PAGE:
Thursday, April 25, 2013


Kenyon students pack the college theater to watch plays written by 4th-graders who sat on stage and saw their play performed by college students .
I made the 7-hour drive back from Kenyon just in time to make it to class yesterday. The contrast between this pastoral Ohio campus and Chicago's urban school battlefield was never more striking. At Kenyon I helped advise students on their final projects. One of them, bound for a great teaching career (I hope) worked with 4th-grade public schools students in nearby Mt. Vernon, who wrote plays that were put on before a packed house at the college.

All power to the imagination and performance-based assessment rather than high-stakes standardized testing.

Back in the city, Chicago high school students are learning to find their voice the hard way. Hundreds of them boycotted the tests yesterday and marched at Board headquarters to protest the mass closing of schools in the city's black community. The protest was organized by two groups of students, Voices of Youth, and Chicago Students Organizing to Save our Schools.

The student protests come on the same day that hundreds of the city’s mostly young service industry employees went on strike for higher wages, with some students joining the service workers as they rallied.

At one point, students were kicked out of the district lobby by security officials who said they had failed to register to speak at the school board meeting Wednesday.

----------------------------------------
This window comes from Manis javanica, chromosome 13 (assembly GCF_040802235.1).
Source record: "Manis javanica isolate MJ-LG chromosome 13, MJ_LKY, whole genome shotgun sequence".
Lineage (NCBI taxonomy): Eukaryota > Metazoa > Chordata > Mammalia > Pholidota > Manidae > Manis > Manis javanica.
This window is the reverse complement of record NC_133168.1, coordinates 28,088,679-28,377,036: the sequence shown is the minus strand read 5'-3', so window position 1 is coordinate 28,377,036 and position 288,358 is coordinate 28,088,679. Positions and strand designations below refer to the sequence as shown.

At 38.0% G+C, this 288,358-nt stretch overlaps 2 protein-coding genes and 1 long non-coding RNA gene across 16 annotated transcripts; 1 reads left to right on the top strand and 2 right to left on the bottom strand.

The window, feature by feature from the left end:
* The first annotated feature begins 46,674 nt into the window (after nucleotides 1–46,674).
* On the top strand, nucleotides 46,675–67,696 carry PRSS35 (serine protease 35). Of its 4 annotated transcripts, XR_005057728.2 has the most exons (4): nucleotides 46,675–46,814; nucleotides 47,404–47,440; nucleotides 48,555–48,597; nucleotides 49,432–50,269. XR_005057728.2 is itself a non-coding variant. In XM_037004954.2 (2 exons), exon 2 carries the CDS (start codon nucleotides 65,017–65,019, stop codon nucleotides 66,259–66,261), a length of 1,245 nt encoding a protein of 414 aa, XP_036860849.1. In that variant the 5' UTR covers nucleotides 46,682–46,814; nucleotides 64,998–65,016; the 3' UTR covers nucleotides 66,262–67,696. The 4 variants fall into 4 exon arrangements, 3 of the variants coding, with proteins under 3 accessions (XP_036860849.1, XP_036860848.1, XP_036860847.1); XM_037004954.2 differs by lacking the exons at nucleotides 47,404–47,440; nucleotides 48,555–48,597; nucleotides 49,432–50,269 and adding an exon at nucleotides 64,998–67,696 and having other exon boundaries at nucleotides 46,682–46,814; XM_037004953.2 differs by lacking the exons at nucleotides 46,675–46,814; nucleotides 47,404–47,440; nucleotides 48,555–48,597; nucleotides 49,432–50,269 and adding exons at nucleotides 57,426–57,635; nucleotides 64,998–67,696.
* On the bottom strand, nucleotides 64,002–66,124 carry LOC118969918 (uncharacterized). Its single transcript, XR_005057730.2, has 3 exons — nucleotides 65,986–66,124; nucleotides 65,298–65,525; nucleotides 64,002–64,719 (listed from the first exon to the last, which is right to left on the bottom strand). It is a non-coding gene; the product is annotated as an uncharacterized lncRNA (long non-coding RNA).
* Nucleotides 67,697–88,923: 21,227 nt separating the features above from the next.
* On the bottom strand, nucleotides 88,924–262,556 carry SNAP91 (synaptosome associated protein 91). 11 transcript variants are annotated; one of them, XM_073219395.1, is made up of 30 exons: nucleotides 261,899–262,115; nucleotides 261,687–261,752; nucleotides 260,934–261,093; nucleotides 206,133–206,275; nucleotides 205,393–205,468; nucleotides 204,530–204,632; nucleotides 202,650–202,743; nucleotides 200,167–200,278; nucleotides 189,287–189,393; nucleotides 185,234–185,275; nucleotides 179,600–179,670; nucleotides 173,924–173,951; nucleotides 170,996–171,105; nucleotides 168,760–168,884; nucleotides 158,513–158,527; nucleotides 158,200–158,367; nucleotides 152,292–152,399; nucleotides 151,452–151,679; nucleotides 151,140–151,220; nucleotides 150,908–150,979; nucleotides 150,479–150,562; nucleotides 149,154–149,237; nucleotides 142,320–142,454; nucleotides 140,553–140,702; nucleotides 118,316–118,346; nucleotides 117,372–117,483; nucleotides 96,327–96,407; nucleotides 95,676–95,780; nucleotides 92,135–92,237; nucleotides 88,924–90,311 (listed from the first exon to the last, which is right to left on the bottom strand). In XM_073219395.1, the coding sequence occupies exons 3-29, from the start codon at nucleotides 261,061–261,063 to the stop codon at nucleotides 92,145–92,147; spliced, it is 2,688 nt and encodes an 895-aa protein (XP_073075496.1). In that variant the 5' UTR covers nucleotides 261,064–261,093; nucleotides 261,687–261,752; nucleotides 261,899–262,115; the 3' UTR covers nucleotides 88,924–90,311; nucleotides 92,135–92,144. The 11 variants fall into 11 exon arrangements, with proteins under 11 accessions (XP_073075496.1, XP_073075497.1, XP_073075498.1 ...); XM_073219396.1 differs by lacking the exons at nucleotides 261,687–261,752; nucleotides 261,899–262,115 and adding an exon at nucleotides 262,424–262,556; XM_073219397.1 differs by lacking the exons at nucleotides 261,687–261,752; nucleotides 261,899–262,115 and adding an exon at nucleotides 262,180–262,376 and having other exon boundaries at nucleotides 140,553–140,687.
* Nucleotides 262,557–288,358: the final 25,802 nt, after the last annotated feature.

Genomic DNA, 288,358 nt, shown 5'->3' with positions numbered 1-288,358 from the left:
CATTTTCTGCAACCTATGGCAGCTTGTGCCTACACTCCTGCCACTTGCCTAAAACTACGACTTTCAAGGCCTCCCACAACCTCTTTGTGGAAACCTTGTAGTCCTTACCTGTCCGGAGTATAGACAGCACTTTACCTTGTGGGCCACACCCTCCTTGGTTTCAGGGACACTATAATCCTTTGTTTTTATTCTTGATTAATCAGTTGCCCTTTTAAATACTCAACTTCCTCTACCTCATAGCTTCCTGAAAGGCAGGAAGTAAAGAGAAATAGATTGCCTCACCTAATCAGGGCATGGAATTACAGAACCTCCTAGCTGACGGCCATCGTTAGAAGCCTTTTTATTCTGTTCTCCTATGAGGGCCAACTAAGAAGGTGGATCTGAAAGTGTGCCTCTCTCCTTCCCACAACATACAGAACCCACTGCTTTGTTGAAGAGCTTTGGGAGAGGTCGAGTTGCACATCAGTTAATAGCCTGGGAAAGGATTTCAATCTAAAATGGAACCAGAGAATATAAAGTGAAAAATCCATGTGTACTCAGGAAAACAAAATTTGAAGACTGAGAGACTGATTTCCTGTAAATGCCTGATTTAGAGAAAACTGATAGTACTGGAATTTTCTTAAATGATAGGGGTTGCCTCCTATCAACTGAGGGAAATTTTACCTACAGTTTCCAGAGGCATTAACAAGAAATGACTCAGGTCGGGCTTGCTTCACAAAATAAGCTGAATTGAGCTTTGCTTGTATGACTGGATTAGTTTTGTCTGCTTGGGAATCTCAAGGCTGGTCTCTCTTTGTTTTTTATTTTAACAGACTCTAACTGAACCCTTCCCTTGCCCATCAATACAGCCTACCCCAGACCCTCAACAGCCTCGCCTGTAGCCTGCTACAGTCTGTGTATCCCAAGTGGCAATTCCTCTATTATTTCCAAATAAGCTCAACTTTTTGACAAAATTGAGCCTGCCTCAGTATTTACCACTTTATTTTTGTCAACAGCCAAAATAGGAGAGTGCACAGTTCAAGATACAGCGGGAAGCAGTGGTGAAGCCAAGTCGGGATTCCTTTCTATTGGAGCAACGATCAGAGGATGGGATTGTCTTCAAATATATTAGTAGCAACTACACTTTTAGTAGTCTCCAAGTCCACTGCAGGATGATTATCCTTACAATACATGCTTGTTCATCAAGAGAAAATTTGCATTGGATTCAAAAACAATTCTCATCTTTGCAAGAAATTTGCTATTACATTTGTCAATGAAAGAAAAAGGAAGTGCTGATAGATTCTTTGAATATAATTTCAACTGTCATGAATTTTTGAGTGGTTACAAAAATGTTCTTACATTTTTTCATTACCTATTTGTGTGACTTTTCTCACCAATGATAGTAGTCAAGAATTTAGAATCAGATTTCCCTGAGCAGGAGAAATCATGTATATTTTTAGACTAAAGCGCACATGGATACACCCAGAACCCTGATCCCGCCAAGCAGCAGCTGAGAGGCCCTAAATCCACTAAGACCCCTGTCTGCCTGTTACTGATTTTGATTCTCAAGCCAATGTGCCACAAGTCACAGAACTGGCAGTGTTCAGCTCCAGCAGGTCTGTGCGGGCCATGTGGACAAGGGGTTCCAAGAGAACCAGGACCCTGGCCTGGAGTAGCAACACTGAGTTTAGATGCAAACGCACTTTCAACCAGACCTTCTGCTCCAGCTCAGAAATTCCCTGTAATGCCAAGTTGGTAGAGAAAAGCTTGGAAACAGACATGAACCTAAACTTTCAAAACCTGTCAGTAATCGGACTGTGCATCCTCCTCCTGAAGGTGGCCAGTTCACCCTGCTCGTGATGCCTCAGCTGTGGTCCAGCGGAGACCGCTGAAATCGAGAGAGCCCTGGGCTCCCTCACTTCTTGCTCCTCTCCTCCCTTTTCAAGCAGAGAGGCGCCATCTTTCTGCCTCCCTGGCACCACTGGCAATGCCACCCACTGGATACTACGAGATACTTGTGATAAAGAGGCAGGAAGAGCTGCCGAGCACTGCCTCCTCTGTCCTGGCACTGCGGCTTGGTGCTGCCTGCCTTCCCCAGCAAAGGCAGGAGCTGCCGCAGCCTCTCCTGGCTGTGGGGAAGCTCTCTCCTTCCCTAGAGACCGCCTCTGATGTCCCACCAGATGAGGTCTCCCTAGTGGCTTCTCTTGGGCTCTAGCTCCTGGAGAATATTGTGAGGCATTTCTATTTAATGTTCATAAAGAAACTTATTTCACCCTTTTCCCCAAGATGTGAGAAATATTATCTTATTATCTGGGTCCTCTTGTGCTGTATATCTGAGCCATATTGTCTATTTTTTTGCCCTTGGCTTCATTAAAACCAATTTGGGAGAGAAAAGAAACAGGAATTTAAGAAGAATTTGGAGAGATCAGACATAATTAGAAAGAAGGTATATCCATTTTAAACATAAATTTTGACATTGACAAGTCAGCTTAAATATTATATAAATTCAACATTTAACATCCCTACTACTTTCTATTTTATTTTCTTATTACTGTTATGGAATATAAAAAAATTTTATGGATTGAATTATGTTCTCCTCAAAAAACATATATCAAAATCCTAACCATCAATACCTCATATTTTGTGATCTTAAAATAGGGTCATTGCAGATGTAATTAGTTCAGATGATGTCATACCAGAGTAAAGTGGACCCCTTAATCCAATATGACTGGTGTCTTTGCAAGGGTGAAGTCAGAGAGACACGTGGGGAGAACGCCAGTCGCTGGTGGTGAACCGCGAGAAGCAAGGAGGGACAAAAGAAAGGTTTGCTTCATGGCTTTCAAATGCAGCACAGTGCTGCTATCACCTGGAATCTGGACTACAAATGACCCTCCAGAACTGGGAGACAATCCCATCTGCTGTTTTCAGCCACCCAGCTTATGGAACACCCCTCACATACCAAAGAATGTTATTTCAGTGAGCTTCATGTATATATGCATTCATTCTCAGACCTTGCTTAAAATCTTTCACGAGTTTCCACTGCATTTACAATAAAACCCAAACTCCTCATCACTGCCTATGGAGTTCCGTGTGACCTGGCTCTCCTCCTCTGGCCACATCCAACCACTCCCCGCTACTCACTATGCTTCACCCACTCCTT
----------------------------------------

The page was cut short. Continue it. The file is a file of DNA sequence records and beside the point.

The not surprising response from schools CEO Byrd-Bennett:
“The only place that students should be during the school day is in the classroom with their teachers getting the education they need to be successful in life.” 
This from the mayor's hand-picked top bureaucrat, brought into town to shut down those very classrooms and impose the testing regimen that's driving the protests. It was clear that the boycotting students were learning more about the workings of democracy than they ever could sitting in classrooms filling in the bubbles on the test.

Speaking of Wednesday's board meeting, its worth noting that there was actually a no-vote cast  as Carlos Azcoitia  became the lone voice against the expansion of charter schools in the face of the closing of 54 community schools. Thank you Carlos, one of the few real educators on the board of corporate yes men.

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